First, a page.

In a 2008 address to the student body of the Air War College, Secretary of Defense Robert Gates challenged young Air Force officers to begin thinking about the kind of leaders they wished to become. “Do you want to become somebody” he asked, “or do you want to do something?” Without necessarily denigrating either choice, he made it clear that these were two distinctly different paths, with each requiring its own mindset and preparatory goals. It was clear though that he thought our present-day military could use more of those committed to a mission than to their own advancement.
I was personally much-struck by the Secretary’s point, both as an ex senior non-com serving in several very different chains-of-command at a time of war, and as an amateur – but serious – military historian. The World War II period (1941 – 1945) presents the student of military history with an interesting array of star-studded leaders serving during a time of changing national service demands – and with that a huge change in the very culture of military life. During a time of such a clash of “peacetime” vs. “wartime” cultures within the ranks, consider the one between disciplined “old timers” and greenies just out of high school, college or jerking sodas at a local milk bar. Consider the cadre of Junior Officers who had plugged away for ten or fifteen years for their coveted silver bar or Captain’s tracks only to see a small “army” of “kids” get their commissions after some good luck and 90 days of OCS - Officer’s Candidate School.
And the upper ranks did not escape unscathed by the outbreak of war. Many field grade officers who had already reached or passed their level of competency were now promoted a notch or two beyond as swelling numbers gave birth to new advancement possibilities. In this maelstrom of administrative shuffling, many deserving but “quiet” candidates got “passed over” while astute “political” officers moved upward.
When on August 17th 1942 , a Boeing B-17 Flying Fortress with the name Butcher Shop painted on its nose rose from the rough runway of Grafton-Underwood air field in Britain’s East Anglia to lead 11 other “Forts” on America’s first strike of WWII against Nazi-occupied Europe, the airman at the controls was a 27-year-old major named Paul W. Tibbets; that’s right, the same Paul Tibbets who three years hence would be flying a Super Fortress named the Enola Gay carrying the Atomic bomb which would bring about the end of the war. Tibbets would also lead the first 100-bomber strike deep into Germany.
Tibbets was a rising star and a close associate of that group of leaders who made strategic bombing an eventual winning strategy, and his leadership skills forged the foundations of the air campaign in the pacific which would bring the Empire of Japan to the surrender table in 1945, before which he would have to restore the confidence of reluctant air crews even to fly the “cursed” giant.
Described by Eisenhower as the Allies’ very best pilot, it would be Tibbets who would be given the responsibility of flying the Supreme Commander and his headquarters staff from England to Gibraltar in preparation for the invasion of North Africa. After being transferred to Africa and the newly formed 12th Air force himself, and while awaiting his promotion to Colonel to be carried out, Tibbets manages to get on the wrong side of another Colonel on his way upward. Never one to suffer fools gladly, and with 43 missions under his belt, he objected to a mission planned by Colonel Lauris Norstad to go against an enemy target at 6,000 feet – the best possible “killing zone” for Nazi gunners. In the end Tibbets agreed to lead the mission if Norstad would fly as his co-pilot. Group aircrews were relieved when the altitude was changed to 20,000 feet. Norstad cancelled Tibbets’ promotion and – superior in the changing chain of command in the following years – blocked his progress.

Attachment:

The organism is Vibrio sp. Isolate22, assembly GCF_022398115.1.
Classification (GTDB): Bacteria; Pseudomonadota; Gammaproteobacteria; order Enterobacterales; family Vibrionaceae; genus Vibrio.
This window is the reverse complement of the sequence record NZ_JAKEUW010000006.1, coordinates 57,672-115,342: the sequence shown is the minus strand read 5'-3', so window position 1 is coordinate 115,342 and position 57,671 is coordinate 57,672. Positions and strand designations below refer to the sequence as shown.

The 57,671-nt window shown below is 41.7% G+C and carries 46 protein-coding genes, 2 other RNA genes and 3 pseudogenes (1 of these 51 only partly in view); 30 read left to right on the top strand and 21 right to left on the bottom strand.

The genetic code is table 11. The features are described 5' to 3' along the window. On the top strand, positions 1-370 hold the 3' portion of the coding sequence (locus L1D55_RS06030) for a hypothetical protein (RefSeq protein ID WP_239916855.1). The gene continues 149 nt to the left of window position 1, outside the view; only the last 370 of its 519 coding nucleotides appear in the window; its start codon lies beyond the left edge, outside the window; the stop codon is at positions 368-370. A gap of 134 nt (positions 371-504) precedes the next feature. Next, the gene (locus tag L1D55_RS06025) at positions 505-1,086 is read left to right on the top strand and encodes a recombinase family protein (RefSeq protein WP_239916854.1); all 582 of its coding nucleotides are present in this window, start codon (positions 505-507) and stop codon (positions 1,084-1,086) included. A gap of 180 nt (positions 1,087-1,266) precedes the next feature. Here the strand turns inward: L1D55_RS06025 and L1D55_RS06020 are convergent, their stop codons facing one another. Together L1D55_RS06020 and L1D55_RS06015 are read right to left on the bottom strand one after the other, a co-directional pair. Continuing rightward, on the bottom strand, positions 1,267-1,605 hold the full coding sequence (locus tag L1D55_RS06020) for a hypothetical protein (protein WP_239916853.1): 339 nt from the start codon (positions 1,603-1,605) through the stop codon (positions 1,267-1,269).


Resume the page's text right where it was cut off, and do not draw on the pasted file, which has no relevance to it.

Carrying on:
In every command in which he served, Paul Tibbets – not always quietly – left things better than he had found them. He saw a future for jet-powered bombers and pioneered development of the B-47. When it was seen that the long-awaited B-29 program was in danger of failing, Tibbets was sent to save the super bomber and restore the confidence of grown men who were refusing to fly in the dangerous Boeing plane which had even killed its test pilot. He ended up accumulating more B-29 flight hours than any other pilot, and in the process working out a host of problems, lightening the plane’s weight by 7,000 pounds, and demonstrating the giant’s ability to turn inside that of the P-47 fighter in simulated air combat. Training two women pilots to handle the big bomber, he used a demonstration to shame male pilots refusing to fly.
The next time you view the motion picture, Twelve O’clock High written by Bierne Lay, Jr. and released in 1949, you are seeing a story based upon the 97th and 306th bomb groups of the 8th Air Force in the early days of the U.S.A.A.F. in WWII. Gregory Peck plays the part of Gen. Frank Armstrong, who ten years later was my C.O. The tough no-nonsense pilot he chooses to be his Deputy – with the fictional name of Joe Cobb – is really Paul Tibbets, played by actor Joe Kellog.
After many years of research and thinking about it, I believe that General Paul Tibbets, whose ashes were scattered over the English Channel, is one of the unsung heroes of WWII and certainly an example of one who lived to DO something.